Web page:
Poverty’s Decline and Its Causes

It is always refreshing to see journalists draw attention to the incredible decline in world poverty. An article that did just that appeared yesterday in the Christian Science Monitor. The piece shines a spotlight on three heartening facts in particular. 

First, poverty is decreasing. Not only have poverty rates fallen, but the total number of people in poverty has decreased. This is incredible when one considers population growth—there are more people alive today who aren’t in poverty than ever before. The Brookings Institution projects poverty will be practically eliminated by 2030. 

Second, average incomes are rising. World per capita GDP, adjusted for inflation and differences in the cost of living, has never been higher. And average income growth is not limited to developing countries: the average American has more disposable income left after basic expenses

Finally, humanity is healthier. Globally, average life expectancy is at an all-time high, largely due to plummeting infant mortality rates. More people have enough to eat and enjoy access to clean drinking water and improved sanitation facilities. The developed world has also seen health gains, with cancer death rates falling for both men and women in the OECD countries.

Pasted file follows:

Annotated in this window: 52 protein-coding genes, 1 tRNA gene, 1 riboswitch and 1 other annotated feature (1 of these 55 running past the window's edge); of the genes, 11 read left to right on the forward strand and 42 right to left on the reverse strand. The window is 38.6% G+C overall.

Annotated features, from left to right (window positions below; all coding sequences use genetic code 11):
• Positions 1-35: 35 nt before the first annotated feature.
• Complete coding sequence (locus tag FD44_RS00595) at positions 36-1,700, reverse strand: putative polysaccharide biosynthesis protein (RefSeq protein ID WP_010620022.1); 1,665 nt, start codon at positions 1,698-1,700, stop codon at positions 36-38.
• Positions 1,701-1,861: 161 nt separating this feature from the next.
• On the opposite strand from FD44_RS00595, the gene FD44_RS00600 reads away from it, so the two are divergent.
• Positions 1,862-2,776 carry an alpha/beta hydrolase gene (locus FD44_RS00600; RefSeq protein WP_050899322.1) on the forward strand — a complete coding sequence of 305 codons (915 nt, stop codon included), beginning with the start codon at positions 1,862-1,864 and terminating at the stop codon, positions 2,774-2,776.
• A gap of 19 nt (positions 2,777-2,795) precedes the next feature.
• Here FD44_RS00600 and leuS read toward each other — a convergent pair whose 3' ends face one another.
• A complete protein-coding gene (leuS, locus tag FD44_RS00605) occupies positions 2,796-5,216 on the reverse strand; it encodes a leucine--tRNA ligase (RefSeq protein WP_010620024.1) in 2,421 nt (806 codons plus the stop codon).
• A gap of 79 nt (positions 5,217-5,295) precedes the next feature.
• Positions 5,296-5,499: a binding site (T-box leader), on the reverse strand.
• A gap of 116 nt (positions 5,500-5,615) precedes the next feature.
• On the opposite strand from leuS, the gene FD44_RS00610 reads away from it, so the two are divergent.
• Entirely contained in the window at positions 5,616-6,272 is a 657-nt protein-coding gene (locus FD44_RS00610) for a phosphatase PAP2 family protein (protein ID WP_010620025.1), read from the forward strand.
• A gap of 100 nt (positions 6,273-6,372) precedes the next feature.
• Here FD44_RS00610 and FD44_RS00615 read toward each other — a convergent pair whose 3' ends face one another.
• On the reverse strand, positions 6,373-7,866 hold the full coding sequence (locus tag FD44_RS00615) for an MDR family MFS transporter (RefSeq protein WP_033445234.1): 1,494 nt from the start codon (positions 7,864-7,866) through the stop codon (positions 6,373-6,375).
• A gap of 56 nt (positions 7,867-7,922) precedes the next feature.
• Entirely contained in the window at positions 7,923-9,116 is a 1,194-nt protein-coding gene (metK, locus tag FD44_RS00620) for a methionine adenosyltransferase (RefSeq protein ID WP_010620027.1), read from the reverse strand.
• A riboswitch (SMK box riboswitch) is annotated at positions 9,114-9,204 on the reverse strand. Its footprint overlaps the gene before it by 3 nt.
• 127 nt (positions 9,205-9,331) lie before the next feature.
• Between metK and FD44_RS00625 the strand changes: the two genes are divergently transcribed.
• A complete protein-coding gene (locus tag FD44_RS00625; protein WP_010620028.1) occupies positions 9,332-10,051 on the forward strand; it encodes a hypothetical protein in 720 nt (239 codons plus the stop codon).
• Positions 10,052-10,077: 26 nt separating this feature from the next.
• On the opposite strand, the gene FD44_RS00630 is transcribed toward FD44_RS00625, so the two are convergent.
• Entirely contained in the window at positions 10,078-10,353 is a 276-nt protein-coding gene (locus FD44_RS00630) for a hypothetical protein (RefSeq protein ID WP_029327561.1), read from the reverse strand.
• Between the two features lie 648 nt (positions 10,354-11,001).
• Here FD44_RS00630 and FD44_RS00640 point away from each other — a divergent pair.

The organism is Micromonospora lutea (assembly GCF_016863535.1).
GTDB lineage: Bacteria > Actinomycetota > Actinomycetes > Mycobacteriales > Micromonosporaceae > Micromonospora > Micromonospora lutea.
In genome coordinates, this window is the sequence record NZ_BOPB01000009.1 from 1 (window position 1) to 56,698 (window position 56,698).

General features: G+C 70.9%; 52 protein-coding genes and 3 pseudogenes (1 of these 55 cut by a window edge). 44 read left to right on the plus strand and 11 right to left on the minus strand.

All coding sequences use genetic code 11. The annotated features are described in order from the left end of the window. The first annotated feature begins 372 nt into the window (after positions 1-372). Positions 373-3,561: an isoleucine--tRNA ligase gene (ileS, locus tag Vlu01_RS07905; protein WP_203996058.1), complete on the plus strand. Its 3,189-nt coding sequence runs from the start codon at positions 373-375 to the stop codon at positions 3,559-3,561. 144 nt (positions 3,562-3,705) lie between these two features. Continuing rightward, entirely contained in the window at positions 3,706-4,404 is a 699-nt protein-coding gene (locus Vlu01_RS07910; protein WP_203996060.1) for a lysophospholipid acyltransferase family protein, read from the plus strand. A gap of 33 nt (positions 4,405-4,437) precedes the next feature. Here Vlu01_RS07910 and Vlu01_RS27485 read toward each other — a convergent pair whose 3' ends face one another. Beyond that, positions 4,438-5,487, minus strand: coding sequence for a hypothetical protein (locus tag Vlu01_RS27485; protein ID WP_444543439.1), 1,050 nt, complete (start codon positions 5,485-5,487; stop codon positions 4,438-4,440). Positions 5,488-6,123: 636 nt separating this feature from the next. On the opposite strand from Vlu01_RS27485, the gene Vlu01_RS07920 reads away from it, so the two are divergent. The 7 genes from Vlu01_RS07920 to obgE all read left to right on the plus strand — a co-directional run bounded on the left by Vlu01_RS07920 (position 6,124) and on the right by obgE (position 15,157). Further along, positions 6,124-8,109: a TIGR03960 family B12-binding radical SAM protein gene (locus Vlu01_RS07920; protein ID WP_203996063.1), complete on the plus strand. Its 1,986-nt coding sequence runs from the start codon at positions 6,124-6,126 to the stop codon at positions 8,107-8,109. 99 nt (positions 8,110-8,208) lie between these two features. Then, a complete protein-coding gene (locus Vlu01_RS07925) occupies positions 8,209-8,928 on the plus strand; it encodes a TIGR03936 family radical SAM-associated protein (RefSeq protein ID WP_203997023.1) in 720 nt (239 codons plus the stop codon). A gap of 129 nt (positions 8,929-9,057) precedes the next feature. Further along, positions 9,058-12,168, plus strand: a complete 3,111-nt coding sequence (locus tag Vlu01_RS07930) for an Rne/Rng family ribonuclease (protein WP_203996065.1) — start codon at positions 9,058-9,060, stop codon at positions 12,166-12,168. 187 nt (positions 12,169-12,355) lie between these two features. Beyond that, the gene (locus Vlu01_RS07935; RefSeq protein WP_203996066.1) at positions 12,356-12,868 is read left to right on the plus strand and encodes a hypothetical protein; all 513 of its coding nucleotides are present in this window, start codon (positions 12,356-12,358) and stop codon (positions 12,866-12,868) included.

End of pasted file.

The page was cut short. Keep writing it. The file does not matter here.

The article attributes improvements in well-being to three main factors: the fall of communism, the rise of trade and globalization, and the courage of those who stood up against tyranny. 

While the CSM article gives some credit to international aid programs, it is important to recognize that aid is not a good driver of economic development. Even vocal aid-proponent Bono acknowledges that international aid and charity pale in comparison to the prosperity-creating power of people engaging in market exchange. 

When given the freedom to do so, it is truly remarkable what ordinary people can achieve. Consider the utter transformation of Singapore from poverty to riches – that is the power of economic freedom!

Court Swats Away Immunity for Obviously Reckless Police Behavior